Centralopathic Epilepsy

What is Centralopathic Epilepsy?

Centralopathic Epilepsy is a rare disease. It is also known as BECTS Benign Epilepsy Of Childhood With Centrotemporal Spikes; Bects Benign focal epilepsy of childhood Benign Rolandic Epilepsy Centrotemporal Epilepsy; Ect Epilepsy - benign Rolandic Temporal-central Focal Epilepsy.

The age of onset is between 3 and 13 years with most developing the condition around the age of 9 years. Many of those who are affected have paraesthesia involving the tongue or mouth and even hemifacial convulsions, with spread towards the bulbar muscles (referred to by some (de Saint-Martin et al., (1999) as facial myoclonia). Consciousness is not usually lost. The EEG features show interictal centro-temporal spikes, bilaterally or unilaterally. In 30% of cases the EEG abnormalities might only be seen in sleep. There might, in addition, be diffuse spike and wave activity. Two children with this condition went into remission but later developed 'benign photosensitive occipital epilepsy' (Guerrini et al., 1997). Two other children (Ong and Wyllie, 2000), developed intractable seizures. Note that this is the commonest pattern in fragile X syndrome (Berry-Kravis, 2002).
Recurrence risks are fairly high and are quoted as 34% for the EEG abnormality and 15% for the seizure disorder (quoted from Blandfort et al., 1987). In a study by Doose et al., (1997), 11% of siblings aged 2-11 years, had focal sharp waves. It is also interesting to note (Kajitani et al., 1992), that 18% of cases in their series had a family history of febrile convulsions versus 8% in their control group, and 48% had a family history of febrile convulsions versus 21% of controls. 6 of 65 patients reported by Verrotti et al., (2002) had an affected first degree relative, two of whom had Rolandic epilepsy. In a Chinese study (Ma and Chan, 2003), 14% had a past history of febrile convulsions, 16% had a family history of a convulsive disorder of which 6% had a family history of febrile convulsions and 10% had a family history of idiopathic generalised epilepsy. In the twin study reported by Vadlamudi et al., (2004) there were 6MZ and 2 DZ twins. All were discordant. Vadlamudi et al., (2006) analyzed 18 twin pairs (10 monozygotic and 8 dizygotic) one in each pair having classic BRE. Four twins had non-classic BRE, but there was no concordance for classic BRE. In the study by Vears et al., (2012), nearly 10% had an affected first degree relative (not all had BECTS), and 3% affected second degree relatives.
A patient reported by Vaughn et al., (1996), had EEG features of benign Rolandic epilepsy and had a 1q deletion and another has had a 7q11.2 deletion (Burke et al., 1997). A more formal linkage study has shown evidence for a gene on 15q14 (Neubauer et al., 1998). Note that this is the same locus as for "myoclonic epilepsy - juvenile". Another locus at 10q in those with temporal lobe epilepsy and auditory auras was reported by Kobayashi et al., (2003) and others - see under 'epilepsy - complex partial seizures'. Two families with a proband having CSWS (continuous spike and wave during sleep) were reported by De Tiege et al., (2006). In both, a parent had Rolandic epilepsy suggesting an association between the two. LG11 mutations were found in 2 patients with partial seizures (both had auditory prodromal symptoms).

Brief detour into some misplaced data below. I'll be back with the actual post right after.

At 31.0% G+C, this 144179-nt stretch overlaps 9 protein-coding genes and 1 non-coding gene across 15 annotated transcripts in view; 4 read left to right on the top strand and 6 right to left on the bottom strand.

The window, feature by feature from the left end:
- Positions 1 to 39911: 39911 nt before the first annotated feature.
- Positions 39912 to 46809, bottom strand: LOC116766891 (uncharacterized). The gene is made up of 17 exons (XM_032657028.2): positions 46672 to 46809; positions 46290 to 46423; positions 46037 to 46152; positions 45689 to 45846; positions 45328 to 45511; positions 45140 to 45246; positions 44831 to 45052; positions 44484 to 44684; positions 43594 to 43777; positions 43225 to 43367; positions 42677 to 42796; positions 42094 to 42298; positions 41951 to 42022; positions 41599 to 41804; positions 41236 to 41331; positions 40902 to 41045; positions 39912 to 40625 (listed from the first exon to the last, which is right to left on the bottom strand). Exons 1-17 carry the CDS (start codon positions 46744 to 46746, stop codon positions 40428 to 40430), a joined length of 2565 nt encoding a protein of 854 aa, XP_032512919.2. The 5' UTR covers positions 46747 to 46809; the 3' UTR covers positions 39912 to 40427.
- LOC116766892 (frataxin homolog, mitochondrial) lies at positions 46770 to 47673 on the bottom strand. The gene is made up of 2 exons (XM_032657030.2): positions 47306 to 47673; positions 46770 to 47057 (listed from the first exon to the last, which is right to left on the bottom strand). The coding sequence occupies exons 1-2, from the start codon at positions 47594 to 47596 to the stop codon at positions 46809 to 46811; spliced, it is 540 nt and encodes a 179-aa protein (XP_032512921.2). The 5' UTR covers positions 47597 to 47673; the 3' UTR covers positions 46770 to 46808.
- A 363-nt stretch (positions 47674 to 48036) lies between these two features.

Mutations in GRIN2A have also been found (Lemke et al., 2013). Mutations in KCNQ3 can also cause this phenotype (Fusco et al., 2015)

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* This information is courtesy of the L M D.

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What gene changes cause Centralopathic Epilepsy?

The syndrome is inherited in the following inheritance pattern/s:

Uncertain - The exact mode of inheritance was unknown at the time this entry was recorded.

In some cases, a genetic syndrome may be the result of a de-novo mutation and the first case in a family. In this case, this is a new gene mutation that occurs during the reproductive process.

OMIM Number - 117100 (please check the OMIM page for updated information)

The syndrome can be caused by mutations in the following gene/s location/s:
SRPX2 - Xq22.1
GRIN2A - 16p13.2
GABRG2 - 5q34

What are the main symptoms of Centralopathic Epilepsy?

The typical symptoms of the syndrome are:
Bilateral tonic-clonic seizure with focal onset, Sporadic, EEG with centrotemporal focal spike waves

How does someone get tested for Centralopathic Epilepsy?

The initial testing for Centralopathic Epilepsy can begin with facial genetic analysis screening, through the FDNA Telehealth telegenetics platform, which can identify the key markers of the syndrome and outline the type of genetic testing needed. A consultation with a genetic counselor and then a geneticist will follow.

Based on this clinical consultation with a geneticist, the different options for genetic testing will be shared and consent will be sought for further testing.

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